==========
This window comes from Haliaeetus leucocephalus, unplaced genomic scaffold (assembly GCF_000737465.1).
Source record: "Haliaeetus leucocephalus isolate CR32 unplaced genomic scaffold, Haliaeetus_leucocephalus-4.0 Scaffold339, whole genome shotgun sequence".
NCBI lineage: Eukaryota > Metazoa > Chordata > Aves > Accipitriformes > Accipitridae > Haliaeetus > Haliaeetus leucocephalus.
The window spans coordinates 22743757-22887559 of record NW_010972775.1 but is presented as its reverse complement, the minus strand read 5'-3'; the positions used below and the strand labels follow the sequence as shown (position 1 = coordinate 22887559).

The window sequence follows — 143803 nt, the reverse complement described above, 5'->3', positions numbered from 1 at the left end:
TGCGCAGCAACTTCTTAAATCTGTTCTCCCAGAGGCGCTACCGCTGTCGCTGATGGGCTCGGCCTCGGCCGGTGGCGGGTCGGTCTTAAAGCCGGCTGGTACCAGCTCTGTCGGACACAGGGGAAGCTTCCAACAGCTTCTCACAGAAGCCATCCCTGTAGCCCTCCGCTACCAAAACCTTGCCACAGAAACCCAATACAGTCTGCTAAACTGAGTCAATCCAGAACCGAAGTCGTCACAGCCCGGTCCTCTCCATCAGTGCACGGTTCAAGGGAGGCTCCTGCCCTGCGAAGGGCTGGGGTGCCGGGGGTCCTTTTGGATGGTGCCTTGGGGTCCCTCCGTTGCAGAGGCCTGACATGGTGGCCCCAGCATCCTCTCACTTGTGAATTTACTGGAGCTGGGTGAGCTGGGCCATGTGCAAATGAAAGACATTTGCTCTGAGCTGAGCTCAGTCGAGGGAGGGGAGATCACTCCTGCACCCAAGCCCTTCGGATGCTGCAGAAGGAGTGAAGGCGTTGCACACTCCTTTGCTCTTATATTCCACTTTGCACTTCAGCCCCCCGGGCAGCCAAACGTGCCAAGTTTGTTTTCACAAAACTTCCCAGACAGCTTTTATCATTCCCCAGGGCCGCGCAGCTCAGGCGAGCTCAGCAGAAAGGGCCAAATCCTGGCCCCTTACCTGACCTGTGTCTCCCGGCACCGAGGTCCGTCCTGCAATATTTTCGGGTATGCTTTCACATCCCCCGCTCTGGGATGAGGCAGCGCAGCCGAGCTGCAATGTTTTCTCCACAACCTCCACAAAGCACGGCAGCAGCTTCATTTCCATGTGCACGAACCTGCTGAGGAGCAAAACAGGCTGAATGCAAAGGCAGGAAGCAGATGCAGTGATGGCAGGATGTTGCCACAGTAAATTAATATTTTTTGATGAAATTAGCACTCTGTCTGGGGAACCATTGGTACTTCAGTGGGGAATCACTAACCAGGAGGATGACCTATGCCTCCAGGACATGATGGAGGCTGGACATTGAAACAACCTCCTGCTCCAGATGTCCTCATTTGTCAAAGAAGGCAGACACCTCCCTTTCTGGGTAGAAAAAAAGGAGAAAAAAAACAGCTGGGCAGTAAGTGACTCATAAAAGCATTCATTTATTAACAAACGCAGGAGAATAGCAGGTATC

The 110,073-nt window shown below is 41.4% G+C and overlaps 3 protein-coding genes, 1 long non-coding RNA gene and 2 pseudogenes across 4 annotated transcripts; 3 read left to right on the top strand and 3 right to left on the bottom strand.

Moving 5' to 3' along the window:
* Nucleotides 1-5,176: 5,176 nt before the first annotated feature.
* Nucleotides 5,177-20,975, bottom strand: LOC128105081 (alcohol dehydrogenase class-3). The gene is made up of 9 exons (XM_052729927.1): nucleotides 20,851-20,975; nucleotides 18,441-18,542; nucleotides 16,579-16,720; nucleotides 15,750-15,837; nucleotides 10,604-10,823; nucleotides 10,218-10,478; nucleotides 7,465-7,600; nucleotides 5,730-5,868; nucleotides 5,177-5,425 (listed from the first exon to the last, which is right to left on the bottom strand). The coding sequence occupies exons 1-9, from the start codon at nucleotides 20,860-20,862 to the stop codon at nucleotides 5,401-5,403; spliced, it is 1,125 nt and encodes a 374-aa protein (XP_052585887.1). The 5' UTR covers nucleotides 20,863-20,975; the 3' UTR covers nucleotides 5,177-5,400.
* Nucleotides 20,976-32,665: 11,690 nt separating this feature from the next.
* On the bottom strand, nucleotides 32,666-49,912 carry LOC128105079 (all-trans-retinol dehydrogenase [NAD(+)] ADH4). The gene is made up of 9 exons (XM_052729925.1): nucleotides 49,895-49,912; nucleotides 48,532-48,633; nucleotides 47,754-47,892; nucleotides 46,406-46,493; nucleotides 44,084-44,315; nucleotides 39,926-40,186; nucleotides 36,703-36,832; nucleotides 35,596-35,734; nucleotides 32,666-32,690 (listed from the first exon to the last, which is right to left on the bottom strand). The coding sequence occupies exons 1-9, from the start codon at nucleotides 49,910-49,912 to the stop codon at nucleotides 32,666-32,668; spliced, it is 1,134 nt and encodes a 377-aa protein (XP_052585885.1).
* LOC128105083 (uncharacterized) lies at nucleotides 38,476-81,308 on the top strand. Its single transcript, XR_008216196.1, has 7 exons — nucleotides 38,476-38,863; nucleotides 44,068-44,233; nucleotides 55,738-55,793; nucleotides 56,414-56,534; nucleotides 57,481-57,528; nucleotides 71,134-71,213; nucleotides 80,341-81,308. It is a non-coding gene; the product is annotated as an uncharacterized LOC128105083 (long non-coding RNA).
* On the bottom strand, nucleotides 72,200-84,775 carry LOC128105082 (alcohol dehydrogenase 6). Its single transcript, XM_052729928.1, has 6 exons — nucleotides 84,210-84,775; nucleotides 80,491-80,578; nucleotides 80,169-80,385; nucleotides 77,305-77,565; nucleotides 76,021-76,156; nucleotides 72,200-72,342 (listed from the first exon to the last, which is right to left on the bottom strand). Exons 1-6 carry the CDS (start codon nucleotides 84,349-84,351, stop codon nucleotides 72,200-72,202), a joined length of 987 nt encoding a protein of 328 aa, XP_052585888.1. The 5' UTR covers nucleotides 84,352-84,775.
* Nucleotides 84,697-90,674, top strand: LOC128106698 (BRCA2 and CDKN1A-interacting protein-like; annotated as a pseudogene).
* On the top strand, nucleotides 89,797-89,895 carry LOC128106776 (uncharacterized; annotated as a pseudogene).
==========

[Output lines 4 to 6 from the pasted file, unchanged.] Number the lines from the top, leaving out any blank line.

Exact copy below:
The window spans coordinates 22743757-22887559 of record NW_010972775.1 but is presented as its reverse complement, the minus strand read 5'-3'; the positions used below and the strand labels follow the sequence as shown (position 1 = coordinate 22887559).

The window sequence follows — 143803 nt, the reverse complement described above, 5'->3', positions numbered from 1 at the left end:
TGCGCAGCAACTTCTTAAATCTGTTCTCCCAGAGGCGCTACCGCTGTCGCTGATGGGCTCGGCCTCGGCCGGTGGCGGGTCGGTCTTAAAGCCGGCTGGTACCAGCTCTGTCGGACACAGGGGAAGCTTCCAACAGCTTCTCACAGAAGCCATCCCTGTAGCCCTCCGCTACCAAAACCTTGCCACAGAAACCCAATACAGTCTGCTAAACTGAGTCAATCCAGAACCGAAGTCGTCACAGCCCGGTCCTCTCCATCAGTGCACGGTTCAAGGGAGGCTCCTGCCCTGCGAAGGGCTGGGGTGCCGGGGGTCCTTTTGGATGGTGCCTTGGGGTCCCTCCGTTGCAGAGGCCTGACATGGTGGCCCCAGCATCCTCTCACTTGTGAATTTACTGGAGCTGGGTGAGCTGGGCCATGTGCAAATGAAAGACATTTGCTCTGAGCTGAGCTCAGTCGAGGGAGGGGAGATCACTCCTGCACCCAAGCCCTTCGGATGCTGCAGAAGGAGTGAAGGCGTTGCACACTCCTTTGCTCTTATATTCCACTTTGCACTTCAGCCCCCCGGGCAGCCAAACGTGCCAAGTTTGTTTTCACAAAACTTCCCAGACAGCTTTTATCATTCCCCAGGGCCGCGCAGCTCAGGCGAGCTCAGCAGAAAGGGCCAAATCCTGGCCCCTTACCTGACCTGTGTCTCCCGGCACCGAGGTCCGTCCTGCAATATTTTCGGGTATGCTTTCACATCCCCCGCTCTGGGATGAGGCAGCGCAGCCGAGCTGCAATGTTTTCTCCACAACCTCCACAAAGCACGGCAGCAGCTTCATTTCCATGTGCACGAACCTGCTGAGGAGCAAAACAGGCTGAATGCAAAGGCAGGAAGCAGATGCAGTGATGGCAGGATGTTGCCACAGTAAATTAATATTTTTTGATGAAATTAGCACTCTGTCTGGGGAACCATTGGTACTTCAGTGGGGAATCACTAACCAGGAGGATGACCTATGCCTCCAGGACATGATGGAGGCTGGACATTGAAACAACCTCCTGCTCCAGATGTCCTCATTTGTCAAAGAAGGCAGACACCTCCCTTTCTGGGTAGAAAAAAAGGAGAAAAAAAACAGCTGGGCAGTAAGTGACTCATAAAAGCATTCATTTATTAACAAACGCAGGAGAATAGCAGGTATC